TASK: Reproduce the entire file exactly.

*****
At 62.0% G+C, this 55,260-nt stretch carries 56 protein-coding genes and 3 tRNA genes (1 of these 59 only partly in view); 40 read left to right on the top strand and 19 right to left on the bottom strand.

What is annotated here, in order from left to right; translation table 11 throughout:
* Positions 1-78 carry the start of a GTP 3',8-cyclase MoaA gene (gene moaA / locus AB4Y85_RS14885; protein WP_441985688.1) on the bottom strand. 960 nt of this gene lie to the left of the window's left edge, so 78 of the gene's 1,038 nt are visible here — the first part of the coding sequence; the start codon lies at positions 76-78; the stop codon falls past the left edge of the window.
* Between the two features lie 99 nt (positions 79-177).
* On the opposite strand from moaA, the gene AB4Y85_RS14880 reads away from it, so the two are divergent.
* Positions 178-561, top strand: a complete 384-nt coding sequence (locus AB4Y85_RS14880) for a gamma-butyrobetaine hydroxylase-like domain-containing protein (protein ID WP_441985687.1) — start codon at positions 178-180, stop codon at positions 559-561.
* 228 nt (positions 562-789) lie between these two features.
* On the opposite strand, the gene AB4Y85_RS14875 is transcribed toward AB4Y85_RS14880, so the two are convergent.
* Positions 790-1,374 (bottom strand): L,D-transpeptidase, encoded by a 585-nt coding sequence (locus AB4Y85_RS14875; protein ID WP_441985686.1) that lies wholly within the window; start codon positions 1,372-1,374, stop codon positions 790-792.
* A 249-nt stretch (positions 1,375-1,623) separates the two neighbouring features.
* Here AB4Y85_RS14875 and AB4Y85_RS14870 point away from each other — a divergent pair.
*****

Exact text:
At 62.0% G+C, this 55,260-nt stretch carries 56 protein-coding genes and 3 tRNA genes (1 of these 59 only partly in view); 40 read left to right on the top strand and 19 right to left on the bottom strand.

What is annotated here, in order from left to right; translation table 11 throughout:
* Positions 1-78 carry the start of a GTP 3',8-cyclase MoaA gene (gene moaA / locus AB4Y85_RS14885; protein WP_441985688.1) on the bottom strand. 960 nt of this gene lie to the left of the window's left edge, so 78 of the gene's 1,038 nt are visible here — the first part of the coding sequence; the start codon lies at positions 76-78; the stop codon falls past the left edge of the window.
* Between the two features lie 99 nt (positions 79-177).
* On the opposite strand from moaA, the gene AB4Y85_RS14880 reads away from it, so the two are divergent.
* Positions 178-561, top strand: a complete 384-nt coding sequence (locus AB4Y85_RS14880) for a gamma-butyrobetaine hydroxylase-like domain-containing protein (protein ID WP_441985687.1) — start codon at positions 178-180, stop codon at positions 559-561.
* 228 nt (positions 562-789) lie between these two features.
* On the opposite strand, the gene AB4Y85_RS14875 is transcribed toward AB4Y85_RS14880, so the two are convergent.
* Positions 790-1,374 (bottom strand): L,D-transpeptidase, encoded by a 585-nt coding sequence (locus AB4Y85_RS14875; protein ID WP_441985686.1) that lies wholly within the window; start codon positions 1,372-1,374, stop codon positions 790-792.
* A 249-nt stretch (positions 1,375-1,623) separates the two neighbouring features.
* Here AB4Y85_RS14875 and AB4Y85_RS14870 point away from each other — a divergent pair.